435 wins and 25 losses. 364 wins and 74 losses. The first ever NAIA national team title in school history, as well as a combined national title.
That is the record of this women’s cross country and men’s cross country senior classes respectively.
The women’s senior class won the Crossroads League all four years, continuing to build on the success of classes before them. The national team title would elude them, but they came so close every year. They finished fifth, third, sixth, and then third again.
The individual accomplishments are nothing to overlook either. To become an All-American, you must place top 40 in the national championship race. Senior Sarah Harden became the first Taylor runner ever to become a four-time All-American. Senior Livy Schroder became the third two-time All-American Taylor runner. Those two combine for over half of Taylor’s All-American honors in the history of the program.
The senior class also succeeded in the classroom with Harden, Schroder, senior Katelynn Hanback, senior Sarah Holzman and senior Ariel Wentworth all being recognized as NAIA scholar athletes in their career.
For the men’s senior class, it was four years of working hard to improve their running. A Crossroads League title eluded them all four years. On the national level, they improved every year, wanting to succeed on a national stage like the women’s team had done previously. They went from 17th in their freshman year, to 16th in their sophomore year, to third last year and finally winning the national title this year.
Part of the reason for the success and progression of the men’s senior class was a feeling of conviction on the line. Some of the athletes wrote in their journals that they felt conviction knowing that they can perform at a great level.
“I think something that really stands out about our class is the commitment to excellence and improving,” senior Josh Roth said.
Roth pointed out that senior Sam Hardy and senior Luke Rovenstine have improved a lot at Taylor due to their work ethic.
As was the case with the women’s senior class, the individual achievement of the men’s seniors is again nothing to overlook. Roth and Daniel Gerber both became two-time All-Americans. Gerber, while being a senior on paper, still has one year of eligibility left. Rovenstine became an All-American this year as well.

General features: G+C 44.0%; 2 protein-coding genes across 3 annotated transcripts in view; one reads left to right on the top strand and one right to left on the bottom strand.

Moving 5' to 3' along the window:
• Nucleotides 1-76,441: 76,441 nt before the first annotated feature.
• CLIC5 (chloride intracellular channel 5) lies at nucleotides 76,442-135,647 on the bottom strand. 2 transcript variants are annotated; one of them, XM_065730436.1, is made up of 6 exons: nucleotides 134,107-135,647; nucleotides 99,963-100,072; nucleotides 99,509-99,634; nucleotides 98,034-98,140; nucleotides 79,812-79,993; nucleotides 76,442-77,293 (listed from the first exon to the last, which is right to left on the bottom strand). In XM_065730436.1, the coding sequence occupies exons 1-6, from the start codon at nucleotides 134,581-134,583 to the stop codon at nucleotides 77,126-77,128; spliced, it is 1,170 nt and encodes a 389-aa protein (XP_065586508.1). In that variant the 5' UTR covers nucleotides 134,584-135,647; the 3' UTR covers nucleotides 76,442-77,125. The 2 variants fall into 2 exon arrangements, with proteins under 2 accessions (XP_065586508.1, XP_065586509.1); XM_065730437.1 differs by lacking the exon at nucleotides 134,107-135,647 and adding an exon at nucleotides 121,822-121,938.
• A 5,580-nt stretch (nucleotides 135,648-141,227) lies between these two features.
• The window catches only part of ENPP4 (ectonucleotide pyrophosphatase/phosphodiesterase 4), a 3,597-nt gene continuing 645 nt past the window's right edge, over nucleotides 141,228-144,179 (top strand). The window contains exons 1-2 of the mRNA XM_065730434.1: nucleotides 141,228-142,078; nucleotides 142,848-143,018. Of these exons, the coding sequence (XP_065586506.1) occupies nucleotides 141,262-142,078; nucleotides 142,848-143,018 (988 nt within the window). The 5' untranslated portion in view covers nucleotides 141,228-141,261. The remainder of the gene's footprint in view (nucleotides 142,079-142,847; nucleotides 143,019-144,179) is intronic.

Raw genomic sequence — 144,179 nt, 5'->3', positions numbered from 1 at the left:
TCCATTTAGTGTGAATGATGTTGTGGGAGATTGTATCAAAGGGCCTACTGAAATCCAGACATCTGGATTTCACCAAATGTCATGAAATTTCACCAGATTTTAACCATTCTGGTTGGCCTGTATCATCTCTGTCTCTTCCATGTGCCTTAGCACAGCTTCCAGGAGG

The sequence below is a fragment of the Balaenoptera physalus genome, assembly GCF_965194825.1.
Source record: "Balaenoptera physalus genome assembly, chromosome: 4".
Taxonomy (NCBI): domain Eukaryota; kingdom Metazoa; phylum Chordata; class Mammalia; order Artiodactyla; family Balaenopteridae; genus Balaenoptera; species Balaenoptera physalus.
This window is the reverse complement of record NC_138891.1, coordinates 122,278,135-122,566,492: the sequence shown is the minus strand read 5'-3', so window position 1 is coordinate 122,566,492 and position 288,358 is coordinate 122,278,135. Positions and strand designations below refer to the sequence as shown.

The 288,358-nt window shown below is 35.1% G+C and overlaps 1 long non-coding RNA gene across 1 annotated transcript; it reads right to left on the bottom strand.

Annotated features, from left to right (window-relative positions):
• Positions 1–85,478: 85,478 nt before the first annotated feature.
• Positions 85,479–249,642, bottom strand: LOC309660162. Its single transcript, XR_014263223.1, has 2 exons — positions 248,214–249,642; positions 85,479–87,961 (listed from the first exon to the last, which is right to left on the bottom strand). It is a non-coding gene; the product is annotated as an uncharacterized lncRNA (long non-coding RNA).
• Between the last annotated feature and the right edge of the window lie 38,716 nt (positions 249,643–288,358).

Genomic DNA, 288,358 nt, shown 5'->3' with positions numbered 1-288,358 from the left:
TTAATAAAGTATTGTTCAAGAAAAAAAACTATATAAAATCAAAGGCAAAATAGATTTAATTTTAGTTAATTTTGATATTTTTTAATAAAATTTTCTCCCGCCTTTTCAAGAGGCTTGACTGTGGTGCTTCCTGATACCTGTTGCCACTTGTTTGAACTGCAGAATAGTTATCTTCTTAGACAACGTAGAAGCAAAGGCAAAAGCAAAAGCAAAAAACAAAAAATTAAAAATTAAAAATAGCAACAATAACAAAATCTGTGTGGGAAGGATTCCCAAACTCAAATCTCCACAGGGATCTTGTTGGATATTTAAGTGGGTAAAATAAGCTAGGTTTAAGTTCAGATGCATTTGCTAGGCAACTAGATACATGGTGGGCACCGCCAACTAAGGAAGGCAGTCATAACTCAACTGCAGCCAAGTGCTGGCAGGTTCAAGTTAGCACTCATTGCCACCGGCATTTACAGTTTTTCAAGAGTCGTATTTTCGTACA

Just like the women’s senior class as well, the men’s senior class did well in the classroom as well. The entire senior class, Gerber, Hardy, Roth and Rovenstine all earned awards for their academic performance.
Head Coach Quinn White said that he was impressed by the leadership of the two senior classes. He said everybody has a role on the team, even if they are not gaining All-American honors or placing first.
“Every senior has a role, that might be from prayer warrior, encourager, motivator,” White said.
At the start of each season, White makes spiritual development a key role in the success of the season.
“My coach is very intentional about incorporating spirituality with running,” Harden said.
Each athlete sets a spiritual goal before the start of the season to help with this.
Harden says that, from the start, White set high expectations for everyone on the team and that has left an impact and helped facilitate effective leadership.
For the athletes, the lasting impact for them is the relationships they have formed with their teammates and their coaches, according to Harden.
“I’m really grateful for my senior class, we have a really good group of girls. We cover each other's weaknesses and we have strengths to build each other up,” she said.
The two senior classes leave behind much more than just success on the course and in the classroom, but also a legacy that will continue to affect the upcoming senior classes for years.